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How to Help Your Child Deal with Nightmares

2018 July 30

Nightmares are common in both children and adults, but they affect children very differently.

Adults can understand upon waking that the nightmare wasn’t real, but this isn’t so easy for young children, as the fear they feel during a nightmare can overwhelm rational thought when they wake.

That’s why we’ve put together some advice to help you support your child whenever a nightmare occurs.

As you may already know, nightmares occur in the second half of sleep (REM sleep) which typically takes place in the early hours of the morning and is often referred to as ‘brain sleep’; the brain is extremely active during REM, but the body is so inactive it’s almost paralyzed, with only the eyes moving rapidly behind closed eyelids.

Nightmares are very common for children aged between 3 and 6 years old but they aren’t restricted to this age range and can occur in children both younger and older than this. This is the time when your child’s imagination moves into overdrive, you may notice changes such as imaginary friends, a sudden fear of the dark and monsters under the bed.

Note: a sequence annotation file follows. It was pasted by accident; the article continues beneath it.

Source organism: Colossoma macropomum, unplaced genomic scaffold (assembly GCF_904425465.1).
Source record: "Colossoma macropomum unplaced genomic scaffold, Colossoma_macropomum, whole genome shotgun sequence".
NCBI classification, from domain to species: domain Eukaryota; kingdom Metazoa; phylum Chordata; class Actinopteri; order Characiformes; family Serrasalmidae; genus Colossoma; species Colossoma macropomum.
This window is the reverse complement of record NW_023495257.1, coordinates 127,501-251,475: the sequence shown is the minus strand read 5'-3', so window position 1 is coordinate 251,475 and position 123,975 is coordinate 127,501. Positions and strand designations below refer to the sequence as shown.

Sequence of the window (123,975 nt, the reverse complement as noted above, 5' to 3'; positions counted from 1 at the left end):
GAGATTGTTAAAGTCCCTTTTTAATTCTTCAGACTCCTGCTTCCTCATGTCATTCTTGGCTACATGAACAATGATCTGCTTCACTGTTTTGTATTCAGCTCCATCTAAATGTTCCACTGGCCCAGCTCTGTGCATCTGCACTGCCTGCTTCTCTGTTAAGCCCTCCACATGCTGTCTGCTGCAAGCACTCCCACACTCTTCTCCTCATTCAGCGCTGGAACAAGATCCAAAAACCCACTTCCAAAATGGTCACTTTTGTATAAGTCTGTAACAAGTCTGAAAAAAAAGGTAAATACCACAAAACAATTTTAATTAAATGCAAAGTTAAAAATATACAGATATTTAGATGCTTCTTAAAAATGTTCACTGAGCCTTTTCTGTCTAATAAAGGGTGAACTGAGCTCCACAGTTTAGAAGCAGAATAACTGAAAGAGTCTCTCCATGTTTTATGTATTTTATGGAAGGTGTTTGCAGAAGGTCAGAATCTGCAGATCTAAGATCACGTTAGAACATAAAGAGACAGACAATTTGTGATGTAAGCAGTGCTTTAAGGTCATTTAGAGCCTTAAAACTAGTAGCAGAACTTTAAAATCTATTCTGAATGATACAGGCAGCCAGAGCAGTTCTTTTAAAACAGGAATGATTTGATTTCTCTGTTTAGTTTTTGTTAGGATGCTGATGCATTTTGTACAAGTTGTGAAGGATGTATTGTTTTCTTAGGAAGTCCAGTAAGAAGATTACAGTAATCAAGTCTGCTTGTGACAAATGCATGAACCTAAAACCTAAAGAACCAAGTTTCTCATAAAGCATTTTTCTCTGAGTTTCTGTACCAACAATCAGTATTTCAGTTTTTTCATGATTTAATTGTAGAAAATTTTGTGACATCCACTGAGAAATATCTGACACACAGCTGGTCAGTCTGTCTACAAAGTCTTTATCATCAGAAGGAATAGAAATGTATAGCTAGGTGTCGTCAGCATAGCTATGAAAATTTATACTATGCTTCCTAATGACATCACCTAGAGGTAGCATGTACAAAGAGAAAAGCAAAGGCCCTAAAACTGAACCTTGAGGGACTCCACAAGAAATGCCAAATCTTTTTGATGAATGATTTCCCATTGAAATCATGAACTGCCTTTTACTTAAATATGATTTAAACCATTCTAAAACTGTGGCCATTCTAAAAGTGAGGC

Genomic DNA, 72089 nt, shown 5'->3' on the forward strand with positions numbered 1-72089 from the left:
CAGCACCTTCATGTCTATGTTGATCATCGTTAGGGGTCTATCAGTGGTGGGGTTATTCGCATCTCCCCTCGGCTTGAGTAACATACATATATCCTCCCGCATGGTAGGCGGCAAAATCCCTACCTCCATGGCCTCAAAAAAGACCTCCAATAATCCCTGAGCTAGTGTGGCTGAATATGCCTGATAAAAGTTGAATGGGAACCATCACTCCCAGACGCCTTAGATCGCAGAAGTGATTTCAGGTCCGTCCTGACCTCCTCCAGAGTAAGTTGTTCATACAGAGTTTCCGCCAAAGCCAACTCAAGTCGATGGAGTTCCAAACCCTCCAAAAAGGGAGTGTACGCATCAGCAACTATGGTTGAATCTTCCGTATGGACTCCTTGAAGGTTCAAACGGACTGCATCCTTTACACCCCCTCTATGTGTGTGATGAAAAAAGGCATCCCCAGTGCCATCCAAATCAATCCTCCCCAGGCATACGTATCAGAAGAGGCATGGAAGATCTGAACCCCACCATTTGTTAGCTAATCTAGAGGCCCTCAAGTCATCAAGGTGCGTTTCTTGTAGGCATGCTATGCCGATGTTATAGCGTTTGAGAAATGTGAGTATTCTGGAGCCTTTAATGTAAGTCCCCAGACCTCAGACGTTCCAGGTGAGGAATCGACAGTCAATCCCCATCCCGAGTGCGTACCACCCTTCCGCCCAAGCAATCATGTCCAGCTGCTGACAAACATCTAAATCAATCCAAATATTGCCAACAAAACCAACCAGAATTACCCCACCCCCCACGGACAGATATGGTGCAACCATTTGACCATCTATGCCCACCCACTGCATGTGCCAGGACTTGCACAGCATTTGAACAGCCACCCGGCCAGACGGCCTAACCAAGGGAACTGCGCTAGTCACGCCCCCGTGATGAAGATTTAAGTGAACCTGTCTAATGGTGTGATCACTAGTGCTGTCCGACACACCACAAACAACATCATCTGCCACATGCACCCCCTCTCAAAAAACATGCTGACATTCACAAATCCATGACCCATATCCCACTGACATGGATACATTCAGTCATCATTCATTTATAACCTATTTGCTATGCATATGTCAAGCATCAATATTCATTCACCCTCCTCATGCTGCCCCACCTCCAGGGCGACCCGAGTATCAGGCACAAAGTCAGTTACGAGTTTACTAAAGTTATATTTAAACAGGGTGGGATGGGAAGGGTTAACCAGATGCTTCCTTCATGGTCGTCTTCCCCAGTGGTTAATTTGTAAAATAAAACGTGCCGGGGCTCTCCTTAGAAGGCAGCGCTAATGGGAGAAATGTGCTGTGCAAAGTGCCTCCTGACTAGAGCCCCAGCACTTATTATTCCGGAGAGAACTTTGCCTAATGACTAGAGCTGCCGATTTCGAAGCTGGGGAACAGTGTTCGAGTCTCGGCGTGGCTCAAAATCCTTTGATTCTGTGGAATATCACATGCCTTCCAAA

Sadly, nightmares can be fuelled by the smallest of things to enter your child’s subconscious during the day such as something they see on tv, read about or even things they hear from other children. Things that were once innocent can take on new, fearful meanings whilst a child is asleep.

When children wake from nightmares they will be frightened, and confused, sometimes not knowing where they are or what’s real and they need comfort to regain that feeling of being safe.

To help your child deal with their nightmares you can help by:

  • Asking about the nightmare and listening as your child explains what it was that frightened them. Don’t dismiss their fears, instead reassure them.
  • Pay closer attention to books, games, television, and films that could be frightening your child.
  • Try not to talk about fears at bedtime. Instead, discussing fears in the daytime, in daylight can help your child to feel safe and protected.
  • Try not to allow your child to sleep in your bed as this can be a very difficult habit to break. Encourage your child to sleep in their own bed, even if it means you have to provide a night-light, a security blanket/toy, or just sit with them until they fall asleep.

The most important thing to remember is that when waking from a nightmare your child needs love and comfort to help them feel safe again.

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